When you walk through the doors of St. Peter's Basilica these days, you might just catch the glow of a laptop or wireless PDA through the smoky haze of burning incense. The distant hum of Gregorian chants may even be interrupted by the bleep of a mobile phone or the ping of a text message. Vatican City joined the tech revolution in Christmas 1995, when Pope John Paul II launched the Vatican's Web site (vatican.va) with the text of his annual Urbi et Orbi address. Now it's taking advantage of wireless technology to spread the Word even farther. "When we came up with the idea that the Vatican go online, the holy father said, 'Yes, try it right away'," says Sister Judith Zoebelein, the technical director of the Vatican Internet Office. "But we had no idea how popular it would be."
The Vatican Web site, which is published in six languages, receives more than 2 million daily hits. Spurred by this success, the Roman Catholic Church is engaging in bolder experiments. Last year the Vatican News Service began delivering announcements to journalists on their BlackBerry wireless PDAs; in October it made the service available by subscription to anybody. Prior to that the church also began issuing a daily papal prayer in the form of a cell-phone text message; it now has more than a million subscribers. The Vatican hopes eventually to reach the millions of faithful in the developing world, who lack broadband Internet access or even reliable telephones. Its programmers are hard at work on a new version of the Web site that can fit the tiny screens of wireless PDAs. "Mass media can be a good means of evangelism," says Sister Judith.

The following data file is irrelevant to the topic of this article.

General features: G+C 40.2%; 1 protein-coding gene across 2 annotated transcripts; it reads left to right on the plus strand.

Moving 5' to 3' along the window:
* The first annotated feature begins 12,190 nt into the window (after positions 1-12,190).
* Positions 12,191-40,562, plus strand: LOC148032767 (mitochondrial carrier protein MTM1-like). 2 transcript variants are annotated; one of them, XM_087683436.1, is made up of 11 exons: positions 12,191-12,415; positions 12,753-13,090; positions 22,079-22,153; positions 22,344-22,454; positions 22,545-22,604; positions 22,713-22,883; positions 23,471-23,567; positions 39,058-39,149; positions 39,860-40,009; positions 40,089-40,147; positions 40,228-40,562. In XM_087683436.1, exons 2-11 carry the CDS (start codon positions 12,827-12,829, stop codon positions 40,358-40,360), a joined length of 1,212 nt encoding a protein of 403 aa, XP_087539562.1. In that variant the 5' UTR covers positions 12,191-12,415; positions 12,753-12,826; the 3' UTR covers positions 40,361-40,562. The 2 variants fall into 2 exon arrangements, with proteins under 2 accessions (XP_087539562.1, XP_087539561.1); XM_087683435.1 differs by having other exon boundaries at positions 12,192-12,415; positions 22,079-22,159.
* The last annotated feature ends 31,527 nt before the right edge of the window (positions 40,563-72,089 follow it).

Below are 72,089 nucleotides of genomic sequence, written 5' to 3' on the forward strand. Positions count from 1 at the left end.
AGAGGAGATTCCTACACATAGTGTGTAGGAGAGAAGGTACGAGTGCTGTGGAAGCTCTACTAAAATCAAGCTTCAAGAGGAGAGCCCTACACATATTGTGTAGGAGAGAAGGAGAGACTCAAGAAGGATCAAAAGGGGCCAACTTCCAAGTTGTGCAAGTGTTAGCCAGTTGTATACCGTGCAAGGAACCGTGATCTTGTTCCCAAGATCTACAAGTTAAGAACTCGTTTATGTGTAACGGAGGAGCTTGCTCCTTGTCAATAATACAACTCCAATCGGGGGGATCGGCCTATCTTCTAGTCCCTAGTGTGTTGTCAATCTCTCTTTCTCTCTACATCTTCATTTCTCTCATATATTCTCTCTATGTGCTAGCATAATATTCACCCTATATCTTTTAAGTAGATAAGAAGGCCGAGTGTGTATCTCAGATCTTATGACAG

In the next few months, Wi-Fi hotspots will be popping up all over St. Peter's Square and inside the church. By Easter, tourists with wireless laptops or PDAs may be able to download information about the architectural history of Bernini's columns or the significance of Michelangelo's Pieta in electronic form, to serve as e-book pocket guides. Sister Judith would love to see the church offer wireless e-learning of catechism or even marriage-preparation classes: "Technology, as it is made newly available, we believe becomes integrated into our environment under the guidance of the Holy Spirit." For the Vatican, the medium is indeed the message.